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Report: Current Shari'ah screening method insufficient.

The current method used to screen companies for Shari'ah compliance has the potential to misclassify some of the biggest names in the market, according to a new report from Ratings Intelligence

The current industry status quo is essentially to use an information-based approach, but the report found that such an approach, which has the potential to misclassify some of the biggest names in the international/regional markets, probably is insufficient to maintain the integrity and reputation of the Islamic fund management industry.

Clearly the cost of screening rises as the screening approach becomes more complex. On the other hand the more sophisticated approach reduces the number of potential misclassifications. A balance needs to be struck between cost and accuracy, said the report. It wouldn't make commercial sense to spend an infinite amount of resources to ensure that there is almost a zero error rate. So, the report asked, what degree of accuracy is acceptable?

The new research paper demonstrates how Shari'ah equity screening results differ based on the screening approach adopted by the screening provider. It examines and discusses compliances of various sample stocks over the two industry used approaches to screening. The paper advocates the use of a knowledge-based Shari'ah board guided screening approach, which Ratings Intelligence believes is a step up from the current industry standard of using a research-based or information-based approach.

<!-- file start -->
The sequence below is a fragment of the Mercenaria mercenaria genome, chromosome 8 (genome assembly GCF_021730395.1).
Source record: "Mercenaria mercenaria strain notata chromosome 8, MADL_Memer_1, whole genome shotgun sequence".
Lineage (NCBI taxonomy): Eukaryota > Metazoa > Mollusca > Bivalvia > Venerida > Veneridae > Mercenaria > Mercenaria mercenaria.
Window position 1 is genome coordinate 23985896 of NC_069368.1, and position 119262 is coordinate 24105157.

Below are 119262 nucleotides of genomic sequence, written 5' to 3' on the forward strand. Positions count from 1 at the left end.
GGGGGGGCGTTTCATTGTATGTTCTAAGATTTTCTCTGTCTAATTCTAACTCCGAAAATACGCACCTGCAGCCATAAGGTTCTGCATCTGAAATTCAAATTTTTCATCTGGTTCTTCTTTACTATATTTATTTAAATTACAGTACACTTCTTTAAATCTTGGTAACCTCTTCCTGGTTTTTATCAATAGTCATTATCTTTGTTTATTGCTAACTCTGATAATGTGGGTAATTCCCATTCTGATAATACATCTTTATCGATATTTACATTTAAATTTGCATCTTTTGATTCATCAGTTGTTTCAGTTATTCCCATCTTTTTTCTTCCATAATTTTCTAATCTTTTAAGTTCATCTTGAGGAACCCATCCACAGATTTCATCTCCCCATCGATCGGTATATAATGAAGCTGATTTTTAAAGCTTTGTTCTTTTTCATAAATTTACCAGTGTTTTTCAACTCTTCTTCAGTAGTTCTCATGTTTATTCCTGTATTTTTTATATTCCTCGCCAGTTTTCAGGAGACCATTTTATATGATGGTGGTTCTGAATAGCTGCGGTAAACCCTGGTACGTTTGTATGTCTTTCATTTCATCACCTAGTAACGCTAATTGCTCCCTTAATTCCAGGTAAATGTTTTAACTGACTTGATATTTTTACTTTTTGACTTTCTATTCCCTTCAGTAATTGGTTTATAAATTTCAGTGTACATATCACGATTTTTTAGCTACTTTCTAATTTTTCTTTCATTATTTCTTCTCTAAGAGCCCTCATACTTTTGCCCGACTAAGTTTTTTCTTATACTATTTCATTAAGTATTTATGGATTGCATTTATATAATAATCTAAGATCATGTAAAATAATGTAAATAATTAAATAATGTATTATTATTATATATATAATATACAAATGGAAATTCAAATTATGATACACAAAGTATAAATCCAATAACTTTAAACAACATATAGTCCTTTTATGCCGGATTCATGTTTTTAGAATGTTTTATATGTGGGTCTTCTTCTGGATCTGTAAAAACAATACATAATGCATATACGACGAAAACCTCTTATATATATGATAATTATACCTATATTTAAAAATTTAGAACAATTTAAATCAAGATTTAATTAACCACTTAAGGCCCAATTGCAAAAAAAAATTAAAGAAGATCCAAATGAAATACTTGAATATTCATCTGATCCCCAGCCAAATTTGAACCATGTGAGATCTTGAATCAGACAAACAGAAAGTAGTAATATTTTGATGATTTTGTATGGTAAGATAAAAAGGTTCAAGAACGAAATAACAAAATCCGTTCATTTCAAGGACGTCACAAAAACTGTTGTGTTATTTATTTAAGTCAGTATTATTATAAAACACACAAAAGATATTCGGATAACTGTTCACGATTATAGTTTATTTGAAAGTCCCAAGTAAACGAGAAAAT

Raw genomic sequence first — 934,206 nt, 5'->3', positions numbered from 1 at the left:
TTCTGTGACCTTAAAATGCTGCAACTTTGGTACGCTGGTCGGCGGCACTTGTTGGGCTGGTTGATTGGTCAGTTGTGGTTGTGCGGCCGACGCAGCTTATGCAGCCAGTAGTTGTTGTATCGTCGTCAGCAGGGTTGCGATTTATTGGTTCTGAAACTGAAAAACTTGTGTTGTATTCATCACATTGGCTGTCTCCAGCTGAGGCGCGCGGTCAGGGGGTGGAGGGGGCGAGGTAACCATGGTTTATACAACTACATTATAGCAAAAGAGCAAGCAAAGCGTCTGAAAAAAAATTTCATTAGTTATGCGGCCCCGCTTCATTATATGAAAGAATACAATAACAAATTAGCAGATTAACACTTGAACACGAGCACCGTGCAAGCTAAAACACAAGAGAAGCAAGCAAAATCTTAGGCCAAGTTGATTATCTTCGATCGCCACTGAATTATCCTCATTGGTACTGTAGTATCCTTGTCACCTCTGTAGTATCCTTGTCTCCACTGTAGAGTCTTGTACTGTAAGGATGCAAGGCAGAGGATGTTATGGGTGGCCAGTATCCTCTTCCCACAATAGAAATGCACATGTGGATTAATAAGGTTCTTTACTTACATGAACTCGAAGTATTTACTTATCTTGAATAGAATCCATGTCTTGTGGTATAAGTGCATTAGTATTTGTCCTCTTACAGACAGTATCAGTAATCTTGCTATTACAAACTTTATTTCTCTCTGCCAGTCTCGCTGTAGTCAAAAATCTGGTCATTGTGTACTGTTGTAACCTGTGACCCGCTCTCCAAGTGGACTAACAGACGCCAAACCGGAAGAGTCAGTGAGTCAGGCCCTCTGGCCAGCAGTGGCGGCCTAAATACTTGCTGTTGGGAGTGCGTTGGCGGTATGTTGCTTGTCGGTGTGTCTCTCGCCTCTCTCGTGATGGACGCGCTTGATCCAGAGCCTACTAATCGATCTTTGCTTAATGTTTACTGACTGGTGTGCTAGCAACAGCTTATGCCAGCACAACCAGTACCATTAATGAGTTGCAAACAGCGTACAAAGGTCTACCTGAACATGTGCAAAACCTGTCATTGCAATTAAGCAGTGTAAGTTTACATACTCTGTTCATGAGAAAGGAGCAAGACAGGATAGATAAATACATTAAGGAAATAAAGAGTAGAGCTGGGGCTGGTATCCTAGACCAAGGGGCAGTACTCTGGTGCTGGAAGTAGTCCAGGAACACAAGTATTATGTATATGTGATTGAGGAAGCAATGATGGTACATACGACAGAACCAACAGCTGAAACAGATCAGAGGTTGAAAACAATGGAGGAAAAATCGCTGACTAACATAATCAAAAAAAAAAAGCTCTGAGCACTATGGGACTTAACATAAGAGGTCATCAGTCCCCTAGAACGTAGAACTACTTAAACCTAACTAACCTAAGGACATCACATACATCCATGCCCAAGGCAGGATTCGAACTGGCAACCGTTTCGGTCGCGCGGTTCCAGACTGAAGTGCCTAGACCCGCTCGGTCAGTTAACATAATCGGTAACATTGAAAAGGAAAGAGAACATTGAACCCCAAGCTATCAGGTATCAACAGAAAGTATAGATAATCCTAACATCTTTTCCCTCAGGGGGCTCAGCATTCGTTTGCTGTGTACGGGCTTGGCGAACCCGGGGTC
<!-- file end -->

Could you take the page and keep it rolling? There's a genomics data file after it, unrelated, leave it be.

Screened lists of stocks are often provided by independent screening providers (ITES firms), International index providers as well as integrated Shari'ah Advisory firms. Whilst all these service providers use quite similar Shari'ah criteria to arrive at a list of permissible securities, the results have often been quite different. This leads us to question the approach and research methodology used to arrive at such screened lists.

The paper sought to highlight the varying quality of screening and attempts to find the most appropriate approach to equity screening.

It said that an information based approach requires learning facts about the company under review. Here, in addition to an elementary algorithmic processing of data based on pre-assigned values in a 'Compliance Matrix', the reviewer would need to gather additional 'information' about the companies and ascertain if it breaches any of the Shari'ah parameters. However, the amount of information one gathers must be balanced with the cost of acquiring that information, it warned.

The report found a mere data processing approach to equity screening leads to an elementary compliance assignment of stocks, which needs further refinement; obtained by adopting an information based approach. Of the 13 sample stocks under consideration in the study it found seven stocks changing compliance after the adoption of more detailed information-based approach.

A knowledge-based approach should be a natural progression for the industry, concluded the report.

2012 CPI Financial. All rights reserved.

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Publication:CPI Financial
Article Type:Report
Date:Nov 13, 2012
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